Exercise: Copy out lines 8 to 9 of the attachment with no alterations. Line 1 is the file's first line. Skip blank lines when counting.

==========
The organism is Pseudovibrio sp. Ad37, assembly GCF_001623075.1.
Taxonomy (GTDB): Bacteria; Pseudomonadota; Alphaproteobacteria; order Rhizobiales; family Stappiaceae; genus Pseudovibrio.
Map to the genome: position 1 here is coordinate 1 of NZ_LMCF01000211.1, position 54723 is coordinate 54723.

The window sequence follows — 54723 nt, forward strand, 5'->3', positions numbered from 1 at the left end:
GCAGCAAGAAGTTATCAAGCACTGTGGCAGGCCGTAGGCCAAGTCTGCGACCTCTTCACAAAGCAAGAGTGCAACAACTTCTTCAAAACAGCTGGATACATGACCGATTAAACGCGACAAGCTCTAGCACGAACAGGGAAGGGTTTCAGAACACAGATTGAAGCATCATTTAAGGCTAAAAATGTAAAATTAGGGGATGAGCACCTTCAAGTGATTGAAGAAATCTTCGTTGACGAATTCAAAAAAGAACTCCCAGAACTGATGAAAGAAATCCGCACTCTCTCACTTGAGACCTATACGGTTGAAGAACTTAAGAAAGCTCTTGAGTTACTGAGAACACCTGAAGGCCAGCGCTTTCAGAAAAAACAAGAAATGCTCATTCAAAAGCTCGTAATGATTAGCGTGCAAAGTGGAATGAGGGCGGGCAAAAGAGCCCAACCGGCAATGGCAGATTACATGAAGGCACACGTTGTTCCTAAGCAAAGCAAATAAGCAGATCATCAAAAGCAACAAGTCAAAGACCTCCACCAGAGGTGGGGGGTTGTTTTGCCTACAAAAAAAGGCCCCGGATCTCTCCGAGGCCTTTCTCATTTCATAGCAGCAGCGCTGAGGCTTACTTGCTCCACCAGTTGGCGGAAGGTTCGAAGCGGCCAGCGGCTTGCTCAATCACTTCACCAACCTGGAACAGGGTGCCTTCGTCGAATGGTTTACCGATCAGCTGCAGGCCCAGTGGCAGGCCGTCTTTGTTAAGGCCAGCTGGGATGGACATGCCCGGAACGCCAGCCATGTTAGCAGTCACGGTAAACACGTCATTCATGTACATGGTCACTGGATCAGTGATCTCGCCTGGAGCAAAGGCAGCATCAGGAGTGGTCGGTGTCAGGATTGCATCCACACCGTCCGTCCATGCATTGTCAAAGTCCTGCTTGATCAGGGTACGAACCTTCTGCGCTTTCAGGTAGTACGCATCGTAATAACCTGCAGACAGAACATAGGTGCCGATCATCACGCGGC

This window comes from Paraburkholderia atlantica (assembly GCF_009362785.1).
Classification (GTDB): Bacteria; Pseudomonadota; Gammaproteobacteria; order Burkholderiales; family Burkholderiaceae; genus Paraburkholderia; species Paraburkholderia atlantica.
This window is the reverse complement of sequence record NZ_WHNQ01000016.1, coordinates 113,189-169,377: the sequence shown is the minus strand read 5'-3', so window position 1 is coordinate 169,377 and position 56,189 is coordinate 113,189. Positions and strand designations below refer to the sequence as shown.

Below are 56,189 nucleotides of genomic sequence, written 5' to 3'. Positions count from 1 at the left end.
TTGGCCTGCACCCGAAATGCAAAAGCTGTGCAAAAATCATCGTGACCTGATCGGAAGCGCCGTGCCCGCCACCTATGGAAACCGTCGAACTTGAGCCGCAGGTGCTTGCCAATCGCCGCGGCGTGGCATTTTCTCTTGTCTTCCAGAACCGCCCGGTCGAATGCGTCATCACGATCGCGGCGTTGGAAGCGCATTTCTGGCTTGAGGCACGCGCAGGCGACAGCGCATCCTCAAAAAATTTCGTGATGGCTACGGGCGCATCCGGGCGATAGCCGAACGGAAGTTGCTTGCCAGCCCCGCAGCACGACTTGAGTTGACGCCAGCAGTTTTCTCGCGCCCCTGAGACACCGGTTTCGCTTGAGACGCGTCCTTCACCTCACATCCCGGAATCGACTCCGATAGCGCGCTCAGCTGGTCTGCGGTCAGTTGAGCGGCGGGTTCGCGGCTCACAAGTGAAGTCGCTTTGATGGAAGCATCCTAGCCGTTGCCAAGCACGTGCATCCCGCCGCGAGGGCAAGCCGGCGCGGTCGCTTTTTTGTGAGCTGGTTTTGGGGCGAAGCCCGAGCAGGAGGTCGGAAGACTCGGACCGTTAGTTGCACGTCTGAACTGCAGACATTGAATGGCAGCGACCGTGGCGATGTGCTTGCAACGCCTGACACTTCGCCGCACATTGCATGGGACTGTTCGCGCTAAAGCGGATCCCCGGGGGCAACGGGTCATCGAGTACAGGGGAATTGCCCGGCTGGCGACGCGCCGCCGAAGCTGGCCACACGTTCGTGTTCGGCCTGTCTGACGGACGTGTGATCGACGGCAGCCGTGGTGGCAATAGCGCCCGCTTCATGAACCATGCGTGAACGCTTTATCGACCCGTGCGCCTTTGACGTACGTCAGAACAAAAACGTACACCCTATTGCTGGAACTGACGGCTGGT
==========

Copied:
This window is the reverse complement of sequence record NZ_WHNQ01000016.1, coordinates 113,189-169,377: the sequence shown is the minus strand read 5'-3', so window position 1 is coordinate 169,377 and position 56,189 is coordinate 113,189. Positions and strand designations below refer to the sequence as shown.

Below are 56,189 nucleotides of genomic sequence, written 5' to 3'. Positions count from 1 at the left end.